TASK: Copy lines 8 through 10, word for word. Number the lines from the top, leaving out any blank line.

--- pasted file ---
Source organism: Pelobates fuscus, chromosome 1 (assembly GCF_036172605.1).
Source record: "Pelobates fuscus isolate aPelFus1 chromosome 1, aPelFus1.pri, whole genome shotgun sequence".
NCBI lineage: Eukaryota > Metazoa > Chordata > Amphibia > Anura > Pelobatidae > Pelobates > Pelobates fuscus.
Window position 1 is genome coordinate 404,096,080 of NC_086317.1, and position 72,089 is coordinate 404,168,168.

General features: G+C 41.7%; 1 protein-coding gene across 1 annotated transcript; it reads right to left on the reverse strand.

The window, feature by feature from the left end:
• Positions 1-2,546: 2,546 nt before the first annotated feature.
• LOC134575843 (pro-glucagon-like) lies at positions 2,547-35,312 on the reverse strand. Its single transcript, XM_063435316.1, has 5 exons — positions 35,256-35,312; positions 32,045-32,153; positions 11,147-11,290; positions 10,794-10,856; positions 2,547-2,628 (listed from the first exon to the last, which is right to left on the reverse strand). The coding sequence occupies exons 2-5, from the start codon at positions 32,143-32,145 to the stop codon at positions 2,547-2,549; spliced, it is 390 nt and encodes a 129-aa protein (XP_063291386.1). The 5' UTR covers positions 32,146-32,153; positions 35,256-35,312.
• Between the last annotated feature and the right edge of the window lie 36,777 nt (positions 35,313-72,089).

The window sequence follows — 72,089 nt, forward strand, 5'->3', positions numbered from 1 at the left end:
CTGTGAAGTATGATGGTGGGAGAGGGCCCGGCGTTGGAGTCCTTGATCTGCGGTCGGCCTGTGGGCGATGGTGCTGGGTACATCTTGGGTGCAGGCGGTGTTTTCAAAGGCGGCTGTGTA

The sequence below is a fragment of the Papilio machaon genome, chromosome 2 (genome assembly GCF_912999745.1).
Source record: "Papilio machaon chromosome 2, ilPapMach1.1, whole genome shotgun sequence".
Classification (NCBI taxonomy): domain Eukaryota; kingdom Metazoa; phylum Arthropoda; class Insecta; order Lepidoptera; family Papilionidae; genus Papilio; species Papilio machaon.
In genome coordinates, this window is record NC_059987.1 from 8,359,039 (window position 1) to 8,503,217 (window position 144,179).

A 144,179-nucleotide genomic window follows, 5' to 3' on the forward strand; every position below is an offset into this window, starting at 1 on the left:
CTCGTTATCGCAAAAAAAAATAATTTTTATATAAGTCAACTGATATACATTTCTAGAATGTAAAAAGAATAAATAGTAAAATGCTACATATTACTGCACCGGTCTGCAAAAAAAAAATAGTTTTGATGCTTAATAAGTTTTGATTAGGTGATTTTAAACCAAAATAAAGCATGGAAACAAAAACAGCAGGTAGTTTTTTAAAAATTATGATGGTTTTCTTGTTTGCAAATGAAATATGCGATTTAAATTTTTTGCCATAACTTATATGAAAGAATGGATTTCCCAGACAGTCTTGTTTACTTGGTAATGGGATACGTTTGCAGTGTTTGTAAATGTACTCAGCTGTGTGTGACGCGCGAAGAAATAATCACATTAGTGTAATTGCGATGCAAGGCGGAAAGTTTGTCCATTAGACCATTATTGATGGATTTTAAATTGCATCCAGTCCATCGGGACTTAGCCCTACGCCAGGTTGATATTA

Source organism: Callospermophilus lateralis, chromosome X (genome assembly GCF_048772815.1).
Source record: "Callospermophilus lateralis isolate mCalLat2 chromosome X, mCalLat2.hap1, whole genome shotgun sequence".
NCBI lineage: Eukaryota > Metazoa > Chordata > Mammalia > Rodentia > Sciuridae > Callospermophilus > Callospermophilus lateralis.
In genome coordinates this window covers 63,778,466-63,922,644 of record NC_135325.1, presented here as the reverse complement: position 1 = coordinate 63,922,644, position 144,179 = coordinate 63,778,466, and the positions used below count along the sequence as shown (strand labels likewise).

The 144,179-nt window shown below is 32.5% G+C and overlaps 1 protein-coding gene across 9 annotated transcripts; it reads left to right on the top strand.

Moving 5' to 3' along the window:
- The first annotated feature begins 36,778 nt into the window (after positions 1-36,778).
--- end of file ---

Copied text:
• LOC134575843 (pro-glucagon-like) lies at positions 2,547-35,312 on the reverse strand. Its single transcript, XM_063435316.1, has 5 exons — positions 35,256-35,312; positions 32,045-32,153; positions 11,147-11,290; positions 10,794-10,856; positions 2,547-2,628 (listed from the first exon to the last, which is right to left on the reverse strand). The coding sequence occupies exons 2-5, from the start codon at positions 32,143-32,145 to the stop codon at positions 2,547-2,549; spliced, it is 390 nt and encodes a 129-aa protein (XP_063291386.1). The 5' UTR covers positions 32,146-32,153; positions 35,256-35,312.
• Between the last annotated feature and the right edge of the window lie 36,777 nt (positions 35,313-72,089).

The window sequence follows — 72,089 nt, forward strand, 5'->3', positions numbered from 1 at the left end: